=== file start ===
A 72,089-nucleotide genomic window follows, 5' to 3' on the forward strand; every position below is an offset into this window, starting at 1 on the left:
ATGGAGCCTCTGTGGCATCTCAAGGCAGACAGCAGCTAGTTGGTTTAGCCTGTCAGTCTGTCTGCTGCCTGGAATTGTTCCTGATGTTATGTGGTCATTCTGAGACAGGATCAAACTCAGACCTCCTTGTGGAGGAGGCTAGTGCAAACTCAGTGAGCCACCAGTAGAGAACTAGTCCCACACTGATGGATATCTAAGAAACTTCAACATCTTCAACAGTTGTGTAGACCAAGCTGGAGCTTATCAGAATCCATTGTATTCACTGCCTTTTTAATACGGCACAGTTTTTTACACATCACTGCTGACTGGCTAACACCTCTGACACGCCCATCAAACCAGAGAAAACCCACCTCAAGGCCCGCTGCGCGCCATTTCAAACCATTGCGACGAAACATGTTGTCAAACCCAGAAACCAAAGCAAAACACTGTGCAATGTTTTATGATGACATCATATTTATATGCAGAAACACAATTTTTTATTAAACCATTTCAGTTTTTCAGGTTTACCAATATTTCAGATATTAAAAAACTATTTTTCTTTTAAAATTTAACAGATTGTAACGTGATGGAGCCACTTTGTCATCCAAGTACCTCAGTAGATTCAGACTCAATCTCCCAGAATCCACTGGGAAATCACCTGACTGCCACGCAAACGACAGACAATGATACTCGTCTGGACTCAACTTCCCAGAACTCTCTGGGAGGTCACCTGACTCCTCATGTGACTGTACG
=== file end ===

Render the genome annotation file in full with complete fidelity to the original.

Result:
A 72,089-nucleotide genomic window follows, 5' to 3' on the forward strand; every position below is an offset into this window, starting at 1 on the left:
ATGGAGCCTCTGTGGCATCTCAAGGCAGACAGCAGCTAGTTGGTTTAGCCTGTCAGTCTGTCTGCTGCCTGGAATTGTTCCTGATGTTATGTGGTCATTCTGAGACAGGATCAAACTCAGACCTCCTTGTGGAGGAGGCTAGTGCAAACTCAGTGAGCCACCAGTAGAGAACTAGTCCCACACTGATGGATATCTAAGAAACTTCAACATCTTCAACAGTTGTGTAGACCAAGCTGGAGCTTATCAGAATCCATTGTATTCACTGCCTTTTTAATACGGCACAGTTTTTTACACATCACTGCTGACTGGCTAACACCTCTGACACGCCCATCAAACCAGAGAAAACCCACCTCAAGGCCCGCTGCGCGCCATTTCAAACCATTGCGACGAAACATGTTGTCAAACCCAGAAACCAAAGCAAAACACTGTGCAATGTTTTATGATGACATCATATTTATATGCAGAAACACAATTTTTTATTAAACCATTTCAGTTTTTCAGGTTTACCAATATTTCAGATATTAAAAAACTATTTTTCTTTTAAAATTTAACAGATTGTAACGTGATGGAGCCACTTTGTCATCCAAGTACCTCAGTAGATTCAGACTCAATCTCCCAGAATCCACTGGGAAATCACCTGACTGCCACGCAAACGACAGACAATGATACTCGTCTGGACTCAACTTCCCAGAACTCTCTGGGAGGTCACCTGACTCCTCATGTGACTGTACG